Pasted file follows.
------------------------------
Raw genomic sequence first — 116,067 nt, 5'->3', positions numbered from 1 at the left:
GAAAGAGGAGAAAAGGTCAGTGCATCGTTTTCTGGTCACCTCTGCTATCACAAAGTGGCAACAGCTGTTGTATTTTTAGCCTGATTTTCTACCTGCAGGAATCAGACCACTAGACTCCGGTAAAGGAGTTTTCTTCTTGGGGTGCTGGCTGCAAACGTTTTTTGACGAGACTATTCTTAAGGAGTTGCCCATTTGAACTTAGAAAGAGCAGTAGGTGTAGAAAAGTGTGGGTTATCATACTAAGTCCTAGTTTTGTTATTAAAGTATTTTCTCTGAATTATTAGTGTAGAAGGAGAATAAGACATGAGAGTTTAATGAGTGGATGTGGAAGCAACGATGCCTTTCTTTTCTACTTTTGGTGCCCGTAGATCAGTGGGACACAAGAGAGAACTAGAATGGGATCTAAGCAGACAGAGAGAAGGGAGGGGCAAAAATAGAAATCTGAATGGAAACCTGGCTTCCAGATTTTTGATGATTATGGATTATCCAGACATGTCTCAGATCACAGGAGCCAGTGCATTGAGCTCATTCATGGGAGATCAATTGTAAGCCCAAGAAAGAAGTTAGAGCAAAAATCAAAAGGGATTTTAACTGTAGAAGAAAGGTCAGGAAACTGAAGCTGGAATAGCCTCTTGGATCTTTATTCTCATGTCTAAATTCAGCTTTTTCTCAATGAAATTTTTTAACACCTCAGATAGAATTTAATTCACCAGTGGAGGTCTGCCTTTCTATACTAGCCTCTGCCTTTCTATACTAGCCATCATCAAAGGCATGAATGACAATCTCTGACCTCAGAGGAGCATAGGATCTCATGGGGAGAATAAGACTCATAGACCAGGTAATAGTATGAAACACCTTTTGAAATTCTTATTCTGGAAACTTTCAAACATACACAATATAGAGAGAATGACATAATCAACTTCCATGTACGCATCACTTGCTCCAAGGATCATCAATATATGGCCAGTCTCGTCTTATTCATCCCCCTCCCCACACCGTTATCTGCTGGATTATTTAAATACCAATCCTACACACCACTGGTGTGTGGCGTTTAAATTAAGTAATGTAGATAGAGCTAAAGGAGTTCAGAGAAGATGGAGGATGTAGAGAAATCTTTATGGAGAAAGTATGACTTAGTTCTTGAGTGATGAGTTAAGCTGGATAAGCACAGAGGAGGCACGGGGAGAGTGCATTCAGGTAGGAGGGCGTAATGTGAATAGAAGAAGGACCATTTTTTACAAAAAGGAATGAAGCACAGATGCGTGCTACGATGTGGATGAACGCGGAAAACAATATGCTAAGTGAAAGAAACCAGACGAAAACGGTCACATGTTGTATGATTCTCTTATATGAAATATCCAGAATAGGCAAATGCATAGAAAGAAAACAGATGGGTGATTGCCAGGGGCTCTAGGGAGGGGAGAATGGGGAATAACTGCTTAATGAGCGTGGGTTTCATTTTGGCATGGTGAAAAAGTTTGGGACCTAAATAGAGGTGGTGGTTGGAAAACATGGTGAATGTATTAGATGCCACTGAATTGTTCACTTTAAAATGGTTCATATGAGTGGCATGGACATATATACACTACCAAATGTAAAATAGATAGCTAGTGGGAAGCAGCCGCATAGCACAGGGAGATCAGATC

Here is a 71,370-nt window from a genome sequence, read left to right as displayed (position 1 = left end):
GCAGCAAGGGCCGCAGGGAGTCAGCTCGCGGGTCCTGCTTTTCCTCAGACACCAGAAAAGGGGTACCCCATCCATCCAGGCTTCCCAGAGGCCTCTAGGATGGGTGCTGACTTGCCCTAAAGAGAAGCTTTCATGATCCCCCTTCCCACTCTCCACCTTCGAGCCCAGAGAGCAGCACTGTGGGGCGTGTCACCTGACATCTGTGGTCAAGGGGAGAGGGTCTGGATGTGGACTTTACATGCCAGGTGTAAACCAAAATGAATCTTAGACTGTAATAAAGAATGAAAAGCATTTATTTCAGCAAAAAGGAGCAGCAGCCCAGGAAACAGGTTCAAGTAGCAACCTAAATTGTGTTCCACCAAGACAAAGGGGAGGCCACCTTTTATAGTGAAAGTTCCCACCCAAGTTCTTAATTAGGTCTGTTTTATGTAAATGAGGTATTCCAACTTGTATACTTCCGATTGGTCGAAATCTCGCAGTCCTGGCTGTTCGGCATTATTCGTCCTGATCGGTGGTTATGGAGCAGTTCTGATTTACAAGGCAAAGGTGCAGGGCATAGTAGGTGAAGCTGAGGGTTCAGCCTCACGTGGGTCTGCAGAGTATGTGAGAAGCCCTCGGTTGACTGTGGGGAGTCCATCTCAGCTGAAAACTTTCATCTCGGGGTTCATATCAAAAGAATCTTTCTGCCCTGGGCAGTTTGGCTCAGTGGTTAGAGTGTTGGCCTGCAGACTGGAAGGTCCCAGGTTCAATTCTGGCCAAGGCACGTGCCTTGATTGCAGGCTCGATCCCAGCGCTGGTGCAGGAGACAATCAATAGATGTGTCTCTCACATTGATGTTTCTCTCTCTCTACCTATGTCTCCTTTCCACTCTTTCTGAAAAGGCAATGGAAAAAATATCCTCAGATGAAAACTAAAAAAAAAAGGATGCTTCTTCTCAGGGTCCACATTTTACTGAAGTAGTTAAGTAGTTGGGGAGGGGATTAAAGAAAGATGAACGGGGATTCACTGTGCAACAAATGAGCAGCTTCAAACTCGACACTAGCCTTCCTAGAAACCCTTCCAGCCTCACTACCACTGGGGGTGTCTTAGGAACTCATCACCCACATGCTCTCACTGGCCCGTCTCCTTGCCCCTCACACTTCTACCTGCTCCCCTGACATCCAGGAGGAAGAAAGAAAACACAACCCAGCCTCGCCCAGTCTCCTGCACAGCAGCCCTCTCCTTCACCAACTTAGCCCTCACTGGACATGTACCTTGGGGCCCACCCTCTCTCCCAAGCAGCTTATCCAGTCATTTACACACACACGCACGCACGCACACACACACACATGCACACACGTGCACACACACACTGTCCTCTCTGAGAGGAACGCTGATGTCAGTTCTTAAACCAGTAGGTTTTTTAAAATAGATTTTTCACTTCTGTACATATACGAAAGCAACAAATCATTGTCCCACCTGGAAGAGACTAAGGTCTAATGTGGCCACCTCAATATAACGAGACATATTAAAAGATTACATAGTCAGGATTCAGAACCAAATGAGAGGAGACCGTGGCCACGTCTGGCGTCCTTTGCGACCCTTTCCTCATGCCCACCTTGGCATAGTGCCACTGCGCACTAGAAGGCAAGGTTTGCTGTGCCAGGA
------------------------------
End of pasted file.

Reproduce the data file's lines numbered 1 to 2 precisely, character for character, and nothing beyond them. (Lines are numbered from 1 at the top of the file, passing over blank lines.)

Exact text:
Raw genomic sequence first — 116,067 nt, 5'->3', positions numbered from 1 at the left:
GAAAGAGGAGAAAAGGTCAGTGCATCGTTTTCTGGTCACCTCTGCTATCACAAAGTGGCAACAGCTGTTGTATTTTTAGCCTGATTTTCTACCTGCAGGAATCAGACCACTAGACTCCGGTAAAGGAGTTTTCTTCTTGGGGTGCTGGCTGCAAACGTTTTTTGACGAGACTATTCTTAAGGAGTTGCCCATTTGAACTTAGAAAGAGCAGTAGGTGTAGAAAAGTGTGGGTTATCATACTAAGTCCTAGTTTTGTTATTAAAGTATTTTCTCTGAATTATTAGTGTAGAAGGAGAATAAGACATGAGAGTTTAATGAGTGGATGTGGAAGCAACGATGCCTTTCTTTTCTACTTTTGGTGCCCGTAGATCAGTGGGACACAAGAGAGAACTAGAATGGGATCTAAGCAGACAGAGAGAAGGGAGGGGCAAAAATAGAAATCTGAATGGAAACCTGGCTTCCAGATTTTTGATGATTATGGATTATCCAGACATGTCTCAGATCACAGGAGCCAGTGCATTGAGCTCATTCATGGGAGATCAATTGTAAGCCCAAGAAAGAAGTTAGAGCAAAAATCAAAAGGGATTTTAACTGTAGAAGAAAGGTCAGGAAACTGAAGCTGGAATAGCCTCTTGGATCTTTATTCTCATGTCTAAATTCAGCTTTTTCTCAATGAAATTTTTTAACACCTCAGATAGAATTTAATTCACCAGTGGAGGTCTGCCTTTCTATACTAGCCTCTGCCTTTCTATACTAGCCATCATCAAAGGCATGAATGACAATCTCTGACCTCAGAGGAGCATAGGATCTCATGGGGAGAATAAGACTCATAGACCAGGTAATAGTATGAAACACCTTTTGAAATTCTTATTCTGGAAACTTTCAAACATACACAATATAGAGAGAATGACATAATCAACTTCCATGTACGCATCACTTGCTCCAAGGATCATCAATATATGGCCAGTCTCGTCTTATTCATCCCCCTCCCCACACCGTTATCTGCTGGATTATTTAAATACCAATCCTACACACCACTGGTGTGTGGCGTTTAAATTAAGTAATGTAGATAGAGCTAAAGGAGTTCAGAGAAGATGGAGGATGTAGAGAAATCTTTATGGAGAAAGTATGACTTAGTTCTTGAGTGATGAGTTAAGCTGGATAAGCACAGAGGAGGCACGGGGAGAGTGCATTCAGGTAGGAGGGCGTAATGTGAATAGAAGAAGGACCATTTTTTACAAAAAGGAATGAAGCACAGATGCGTGCTACGATGTGGATGAACGCGGAAAACAATATGCTAAGTGAAAGAAACCAGACGAAAACGGTCACATGTTGTATGATTCTCTTATATGAAATATCCAGAATAGGCAAATGCATAGAAAGAAAACAGATGGGTGATTGCCAGGGGCTCTAGGGAGGGGAGAATGGGGAATAACTGCTTAATGAGCGTGGGTTTCATTTTGGCATGGTGAAAAAGTTTGGGACCTAAATAGAGGTGGTGGTTGGAAAACATGGTGAATGTATTAGATGCCACTGAATTGTTCACTTTAAAATGGTTCATATGAGTGGCATGGACATATATACACTACCAAATGTAAAATAGATAGCTAGTGGGAAGCAGCCGCATAGCACAGGGAGATCAGATC